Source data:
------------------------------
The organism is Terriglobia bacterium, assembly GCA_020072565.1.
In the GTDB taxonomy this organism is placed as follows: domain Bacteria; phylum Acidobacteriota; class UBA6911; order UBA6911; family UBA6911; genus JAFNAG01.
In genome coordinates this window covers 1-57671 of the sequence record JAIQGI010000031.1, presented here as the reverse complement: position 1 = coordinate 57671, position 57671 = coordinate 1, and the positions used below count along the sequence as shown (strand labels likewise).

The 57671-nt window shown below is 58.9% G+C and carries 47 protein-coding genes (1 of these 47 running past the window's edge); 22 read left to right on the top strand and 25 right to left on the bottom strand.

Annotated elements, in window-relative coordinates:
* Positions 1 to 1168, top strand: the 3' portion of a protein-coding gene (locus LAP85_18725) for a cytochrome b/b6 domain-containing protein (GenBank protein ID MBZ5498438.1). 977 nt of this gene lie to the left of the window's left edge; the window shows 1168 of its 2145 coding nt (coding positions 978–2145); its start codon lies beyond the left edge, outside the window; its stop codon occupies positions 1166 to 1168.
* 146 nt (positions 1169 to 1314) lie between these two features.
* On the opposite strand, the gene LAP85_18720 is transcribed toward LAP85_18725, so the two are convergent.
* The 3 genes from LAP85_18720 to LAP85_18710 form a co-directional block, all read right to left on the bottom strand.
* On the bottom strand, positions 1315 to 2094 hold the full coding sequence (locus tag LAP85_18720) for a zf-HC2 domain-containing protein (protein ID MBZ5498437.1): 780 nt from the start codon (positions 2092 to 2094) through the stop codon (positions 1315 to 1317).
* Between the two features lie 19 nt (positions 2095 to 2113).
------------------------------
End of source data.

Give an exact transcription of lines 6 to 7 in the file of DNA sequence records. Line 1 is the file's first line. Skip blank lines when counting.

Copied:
* Positions 1 to 1168, top strand: the 3' portion of a protein-coding gene (locus LAP85_18725) for a cytochrome b/b6 domain-containing protein (GenBank protein ID MBZ5498438.1). 977 nt of this gene lie to the left of the window's left edge; the window shows 1168 of its 2145 coding nt (coding positions 978–2145); its start codon lies beyond the left edge, outside the window; its stop codon occupies positions 1166 to 1168.
* 146 nt (positions 1169 to 1314) lie between these two features.